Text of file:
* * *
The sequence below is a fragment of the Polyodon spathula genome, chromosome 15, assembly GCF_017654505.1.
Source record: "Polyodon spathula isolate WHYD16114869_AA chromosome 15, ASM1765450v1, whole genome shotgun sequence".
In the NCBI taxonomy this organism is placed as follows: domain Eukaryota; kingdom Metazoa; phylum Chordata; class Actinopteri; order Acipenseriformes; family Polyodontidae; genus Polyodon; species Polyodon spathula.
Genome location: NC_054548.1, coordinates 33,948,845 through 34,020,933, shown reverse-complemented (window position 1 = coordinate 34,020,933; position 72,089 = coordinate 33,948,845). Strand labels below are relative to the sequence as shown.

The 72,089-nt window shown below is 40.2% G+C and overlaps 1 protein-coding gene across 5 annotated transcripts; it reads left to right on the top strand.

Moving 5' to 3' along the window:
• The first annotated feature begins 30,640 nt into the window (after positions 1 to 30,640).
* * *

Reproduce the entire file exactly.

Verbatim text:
The sequence below is a fragment of the Polyodon spathula genome, chromosome 15, assembly GCF_017654505.1.
Source record: "Polyodon spathula isolate WHYD16114869_AA chromosome 15, ASM1765450v1, whole genome shotgun sequence".
In the NCBI taxonomy this organism is placed as follows: domain Eukaryota; kingdom Metazoa; phylum Chordata; class Actinopteri; order Acipenseriformes; family Polyodontidae; genus Polyodon; species Polyodon spathula.
Genome location: NC_054548.1, coordinates 33,948,845 through 34,020,933, shown reverse-complemented (window position 1 = coordinate 34,020,933; position 72,089 = coordinate 33,948,845). Strand labels below are relative to the sequence as shown.

The 72,089-nt window shown below is 40.2% G+C and overlaps 1 protein-coding gene across 5 annotated transcripts; it reads left to right on the top strand.

Moving 5' to 3' along the window:
• The first annotated feature begins 30,640 nt into the window (after positions 1 to 30,640).